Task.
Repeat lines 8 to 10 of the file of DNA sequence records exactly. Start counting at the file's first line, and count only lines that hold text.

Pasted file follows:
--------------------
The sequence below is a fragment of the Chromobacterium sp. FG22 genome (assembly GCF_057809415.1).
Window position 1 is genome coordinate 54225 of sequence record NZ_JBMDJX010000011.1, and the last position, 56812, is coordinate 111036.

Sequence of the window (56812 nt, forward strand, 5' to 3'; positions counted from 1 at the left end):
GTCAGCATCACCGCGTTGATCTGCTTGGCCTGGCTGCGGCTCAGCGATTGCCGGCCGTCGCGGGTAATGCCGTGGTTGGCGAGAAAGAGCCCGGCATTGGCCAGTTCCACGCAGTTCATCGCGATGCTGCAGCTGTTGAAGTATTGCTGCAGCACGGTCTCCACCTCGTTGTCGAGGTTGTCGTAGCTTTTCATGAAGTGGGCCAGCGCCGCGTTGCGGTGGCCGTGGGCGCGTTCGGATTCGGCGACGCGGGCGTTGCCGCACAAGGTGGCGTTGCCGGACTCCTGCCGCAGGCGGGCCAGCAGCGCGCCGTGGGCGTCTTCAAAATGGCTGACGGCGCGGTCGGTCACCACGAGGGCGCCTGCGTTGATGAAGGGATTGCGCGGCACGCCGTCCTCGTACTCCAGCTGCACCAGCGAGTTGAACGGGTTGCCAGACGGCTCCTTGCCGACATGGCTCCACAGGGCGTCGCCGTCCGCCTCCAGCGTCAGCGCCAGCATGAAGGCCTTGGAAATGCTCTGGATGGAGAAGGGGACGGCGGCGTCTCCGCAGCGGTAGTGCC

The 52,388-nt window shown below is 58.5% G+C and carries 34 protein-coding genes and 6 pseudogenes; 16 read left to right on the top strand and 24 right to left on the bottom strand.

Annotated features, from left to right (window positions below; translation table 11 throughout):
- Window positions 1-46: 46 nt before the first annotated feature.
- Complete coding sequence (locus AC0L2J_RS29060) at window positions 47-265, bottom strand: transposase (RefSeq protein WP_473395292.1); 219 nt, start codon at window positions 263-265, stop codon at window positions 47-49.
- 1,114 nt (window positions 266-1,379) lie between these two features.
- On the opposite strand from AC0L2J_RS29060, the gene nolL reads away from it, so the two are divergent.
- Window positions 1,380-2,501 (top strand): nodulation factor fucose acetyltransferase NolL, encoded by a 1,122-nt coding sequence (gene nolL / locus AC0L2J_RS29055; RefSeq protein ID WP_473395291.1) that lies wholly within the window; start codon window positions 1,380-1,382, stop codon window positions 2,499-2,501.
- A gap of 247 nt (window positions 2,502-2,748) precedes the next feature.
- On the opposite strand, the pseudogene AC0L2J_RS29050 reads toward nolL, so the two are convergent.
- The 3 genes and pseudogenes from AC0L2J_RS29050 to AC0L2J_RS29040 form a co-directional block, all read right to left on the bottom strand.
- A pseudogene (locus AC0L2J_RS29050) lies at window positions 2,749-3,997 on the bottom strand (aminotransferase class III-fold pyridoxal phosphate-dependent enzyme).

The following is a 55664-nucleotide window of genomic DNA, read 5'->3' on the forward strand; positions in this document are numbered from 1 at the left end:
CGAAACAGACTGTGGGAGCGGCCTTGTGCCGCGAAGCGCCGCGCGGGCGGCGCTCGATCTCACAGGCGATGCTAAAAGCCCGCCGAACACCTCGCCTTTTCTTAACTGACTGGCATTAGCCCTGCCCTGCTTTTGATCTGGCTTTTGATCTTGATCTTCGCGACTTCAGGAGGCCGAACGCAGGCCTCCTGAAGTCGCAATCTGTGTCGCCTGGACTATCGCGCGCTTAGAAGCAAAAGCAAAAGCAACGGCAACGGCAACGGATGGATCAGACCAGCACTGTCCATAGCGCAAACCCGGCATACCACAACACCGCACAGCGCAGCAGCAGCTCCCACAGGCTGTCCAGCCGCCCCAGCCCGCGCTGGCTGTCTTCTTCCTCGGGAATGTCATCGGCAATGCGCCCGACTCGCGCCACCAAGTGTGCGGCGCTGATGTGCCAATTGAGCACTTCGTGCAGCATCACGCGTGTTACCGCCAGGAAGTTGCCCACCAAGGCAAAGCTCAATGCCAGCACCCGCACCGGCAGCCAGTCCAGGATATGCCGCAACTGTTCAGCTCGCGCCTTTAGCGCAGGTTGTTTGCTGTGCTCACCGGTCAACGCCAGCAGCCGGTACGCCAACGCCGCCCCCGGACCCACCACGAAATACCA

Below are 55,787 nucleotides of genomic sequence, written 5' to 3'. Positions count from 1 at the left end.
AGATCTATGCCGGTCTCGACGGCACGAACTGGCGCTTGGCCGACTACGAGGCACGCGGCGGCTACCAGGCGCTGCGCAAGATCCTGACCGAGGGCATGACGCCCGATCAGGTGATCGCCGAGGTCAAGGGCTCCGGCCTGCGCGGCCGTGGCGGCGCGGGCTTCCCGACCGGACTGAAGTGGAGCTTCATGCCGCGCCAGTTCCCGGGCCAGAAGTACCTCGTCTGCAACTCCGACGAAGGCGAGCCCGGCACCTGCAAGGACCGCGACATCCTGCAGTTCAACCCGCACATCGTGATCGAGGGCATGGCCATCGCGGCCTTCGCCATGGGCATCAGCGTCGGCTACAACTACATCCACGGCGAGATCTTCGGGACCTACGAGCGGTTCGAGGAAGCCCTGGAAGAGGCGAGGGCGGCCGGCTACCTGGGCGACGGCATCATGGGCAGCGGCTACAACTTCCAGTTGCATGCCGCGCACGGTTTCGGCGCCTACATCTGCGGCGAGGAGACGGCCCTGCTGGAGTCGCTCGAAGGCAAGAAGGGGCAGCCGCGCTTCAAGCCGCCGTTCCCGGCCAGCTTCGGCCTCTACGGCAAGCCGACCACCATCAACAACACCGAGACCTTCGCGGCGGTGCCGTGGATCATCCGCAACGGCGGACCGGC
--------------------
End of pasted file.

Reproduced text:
- Complete coding sequence (locus AC0L2J_RS29060) at window positions 47-265, bottom strand: transposase (RefSeq protein WP_473395292.1); 219 nt, start codon at window positions 263-265, stop codon at window positions 47-49.
- 1,114 nt (window positions 266-1,379) lie between these two features.
- On the opposite strand from AC0L2J_RS29060, the gene nolL reads away from it, so the two are divergent.